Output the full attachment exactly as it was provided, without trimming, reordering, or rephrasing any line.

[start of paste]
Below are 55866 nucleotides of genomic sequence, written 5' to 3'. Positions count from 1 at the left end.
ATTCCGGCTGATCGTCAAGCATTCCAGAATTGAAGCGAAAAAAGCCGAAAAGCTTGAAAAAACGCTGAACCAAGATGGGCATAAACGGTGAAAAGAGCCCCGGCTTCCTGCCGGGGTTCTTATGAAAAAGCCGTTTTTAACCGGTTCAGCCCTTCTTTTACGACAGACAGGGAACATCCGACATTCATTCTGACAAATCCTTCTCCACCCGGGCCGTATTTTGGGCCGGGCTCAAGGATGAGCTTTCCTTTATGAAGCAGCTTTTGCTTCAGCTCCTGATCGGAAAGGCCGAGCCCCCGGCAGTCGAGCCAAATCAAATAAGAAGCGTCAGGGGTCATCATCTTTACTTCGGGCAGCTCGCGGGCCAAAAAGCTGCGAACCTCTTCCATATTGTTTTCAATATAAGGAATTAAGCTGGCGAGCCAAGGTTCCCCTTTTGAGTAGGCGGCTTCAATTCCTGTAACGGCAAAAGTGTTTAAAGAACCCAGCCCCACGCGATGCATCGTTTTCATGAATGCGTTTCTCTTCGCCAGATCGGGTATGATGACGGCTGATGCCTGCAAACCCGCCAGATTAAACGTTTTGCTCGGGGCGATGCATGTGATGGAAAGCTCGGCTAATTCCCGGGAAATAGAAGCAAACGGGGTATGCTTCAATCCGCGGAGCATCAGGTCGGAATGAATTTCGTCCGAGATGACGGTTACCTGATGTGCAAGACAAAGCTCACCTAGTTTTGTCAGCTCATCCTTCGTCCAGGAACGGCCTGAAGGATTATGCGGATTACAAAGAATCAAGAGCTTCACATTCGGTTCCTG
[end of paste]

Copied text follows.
Below are 55866 nucleotides of genomic sequence, written 5' to 3'. Positions count from 1 at the left end.
ATTCCGGCTGATCGTCAAGCATTCCAGAATTGAAGCGAAAAAAGCCGAAAAGCTTGAAAAAACGCTGAACCAAGATGGGCATAAACGGTGAAAAGAGCCCCGGCTTCCTGCCGGGGTTCTTATGAAAAAGCCGTTTTTAACCGGTTCAGCCCTTCTTTTACGACAGACAGGGAACATCCGACATTCATTCTGACAAATCCTTCTCCACCCGGGCCGTATTTTGGGCCGGGCTCAAGGATGAGCTTTCCTTTATGAAGCAGCTTTTGCTTCAGCTCCTGATCGGAAAGGCCGAGCCCCCGGCAGTCGAGCCAAATCAAATAAGAAGCGTCAGGGGTCATCATCTTTACTTCGGGCAGCTCGCGGGCCAAAAAGCTGCGAACCTCTTCCATATTGTTTTCAATATAAGGAATTAAGCTGGCGAGCCAAGGTTCCCCTTTTGAGTAGGCGGCTTCAATTCCTGTAACGGCAAAAGTGTTTAAAGAACCCAGCCCCACGCGATGCATCGTTTTCATGAATGCGTTTCTCTTCGCCAGATCGGGTATGATGACGGCTGATGCCTGCAAACCCGCCAGATTAAACGTTTTGCTCGGGGCGATGCATGTGATGGAAAGCTCGGCTAATTCCCGGGAAATAGAAGCAAACGGGGTATGCTTCAATCCGCGGAGCATCAGGTCGGAATGAATTTCGTCCGAGATGACGGTTACCTGATGTGCAAGACAAAGCTCACCTAGTTTTGTCAGCTCATCCTTCGTCCAGGAACGGCCTGAAGGATTATGCGGATTACAAAGAATCAAGAGCTTCACATTCGGTTCCTG